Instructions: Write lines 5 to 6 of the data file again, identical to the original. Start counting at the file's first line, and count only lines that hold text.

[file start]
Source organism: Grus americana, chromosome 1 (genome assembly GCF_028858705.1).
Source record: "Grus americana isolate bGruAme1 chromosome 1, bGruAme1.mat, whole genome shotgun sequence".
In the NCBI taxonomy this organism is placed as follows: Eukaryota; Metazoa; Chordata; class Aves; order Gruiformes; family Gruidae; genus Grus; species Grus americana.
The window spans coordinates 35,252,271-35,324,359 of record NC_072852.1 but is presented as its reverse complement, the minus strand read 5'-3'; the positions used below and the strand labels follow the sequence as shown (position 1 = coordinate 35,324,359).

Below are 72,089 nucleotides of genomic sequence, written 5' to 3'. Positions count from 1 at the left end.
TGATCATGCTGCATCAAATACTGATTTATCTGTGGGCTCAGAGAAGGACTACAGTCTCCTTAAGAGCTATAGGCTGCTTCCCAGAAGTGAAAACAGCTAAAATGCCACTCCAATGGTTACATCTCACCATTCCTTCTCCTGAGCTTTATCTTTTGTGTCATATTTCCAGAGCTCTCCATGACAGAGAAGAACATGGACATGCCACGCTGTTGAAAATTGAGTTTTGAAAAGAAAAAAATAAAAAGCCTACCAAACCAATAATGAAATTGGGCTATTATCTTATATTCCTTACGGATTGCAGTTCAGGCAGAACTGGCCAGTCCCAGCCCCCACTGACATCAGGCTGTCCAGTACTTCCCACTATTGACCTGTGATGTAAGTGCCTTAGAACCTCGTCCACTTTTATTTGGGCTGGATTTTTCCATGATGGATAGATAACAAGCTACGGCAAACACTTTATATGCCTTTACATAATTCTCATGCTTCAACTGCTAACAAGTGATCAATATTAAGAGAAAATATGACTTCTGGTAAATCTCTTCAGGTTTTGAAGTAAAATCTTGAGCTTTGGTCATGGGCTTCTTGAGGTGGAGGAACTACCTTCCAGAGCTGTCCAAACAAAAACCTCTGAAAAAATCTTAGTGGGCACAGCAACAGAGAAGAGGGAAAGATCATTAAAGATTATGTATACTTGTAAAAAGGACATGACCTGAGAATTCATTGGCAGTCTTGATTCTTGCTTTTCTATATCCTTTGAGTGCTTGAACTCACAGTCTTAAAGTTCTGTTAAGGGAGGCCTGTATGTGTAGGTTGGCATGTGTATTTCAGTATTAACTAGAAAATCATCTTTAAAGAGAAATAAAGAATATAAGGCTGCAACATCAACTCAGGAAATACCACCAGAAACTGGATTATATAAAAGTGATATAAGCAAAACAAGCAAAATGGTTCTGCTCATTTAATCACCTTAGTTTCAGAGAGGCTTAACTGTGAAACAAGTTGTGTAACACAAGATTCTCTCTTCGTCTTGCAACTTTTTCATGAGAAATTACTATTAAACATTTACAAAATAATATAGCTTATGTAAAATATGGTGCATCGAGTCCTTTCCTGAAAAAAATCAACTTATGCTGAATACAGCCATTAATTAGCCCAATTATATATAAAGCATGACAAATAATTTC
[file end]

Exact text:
Below are 72,089 nucleotides of genomic sequence, written 5' to 3'. Positions count from 1 at the left end.
TGATCATGCTGCATCAAATACTGATTTATCTGTGGGCTCAGAGAAGGACTACAGTCTCCTTAAGAGCTATAGGCTGCTTCCCAGAAGTGAAAACAGCTAAAATGCCACTCCAATGGTTACATCTCACCATTCCTTCTCCTGAGCTTTATCTTTTGTGTCATATTTCCAGAGCTCTCCATGACAGAGAAGAACATGGACATGCCACGCTGTTGAAAATTGAGTTTTGAAAAGAAAAAAATAAAAAGCCTACCAAACCAATAATGAAATTGGGCTATTATCTTATATTCCTTACGGATTGCAGTTCAGGCAGAACTGGCCAGTCCCAGCCCCCACTGACATCAGGCTGTCCAGTACTTCCCACTATTGACCTGTGATGTAAGTGCCTTAGAACCTCGTCCACTTTTATTTGGGCTGGATTTTTCCATGATGGATAGATAACAAGCTACGGCAAACACTTTATATGCCTTTACATAATTCTCATGCTTCAACTGCTAACAAGTGATCAATATTAAGAGAAAATATGACTTCTGGTAAATCTCTTCAGGTTTTGAAGTAAAATCTTGAGCTTTGGTCATGGGCTTCTTGAGGTGGAGGAACTACCTTCCAGAGCTGTCCAAACAAAAACCTCTGAAAAAATCTTAGTGGGCACAGCAACAGAGAAGAGGGAAAGATCATTAAAGATTATGTATACTTGTAAAAAGGACATGACCTGAGAATTCATTGGCAGTCTTGATTCTTGCTTTTCTATATCCTTTGAGTGCTTGAACTCACAGTCTTAAAGTTCTGTTAAGGGAGGCCTGTATGTGTAGGTTGGCATGTGTATTTCAGTATTAACTAGAAAATCATCTTTAAAGAGAAATAAAGAATATAAGGCTGCAACATCAACTCAGGAAATACCACCAGAAACTGGATTATATAAAAGTGATATAAGCAAAACAAGCAAAATGGTTCTGCTCATTTAATCACCTTAGTTTCAGAGAGGCTTAACTGTGAAACAAGTTGTGTAACACAAGATTCTCTCTTCGTCTTGCAACTTTTTCATGAGAAATTACTATTAAACATTTACAAAATAATATAGCTTATGTAAAATATGGTGCATCGAGTCCTTTCCTGAAAAAAATCAACTTATGCTGAATACAGCCATTAATTAGCCCAATTATATATAAAGCATGACAAATAATTTC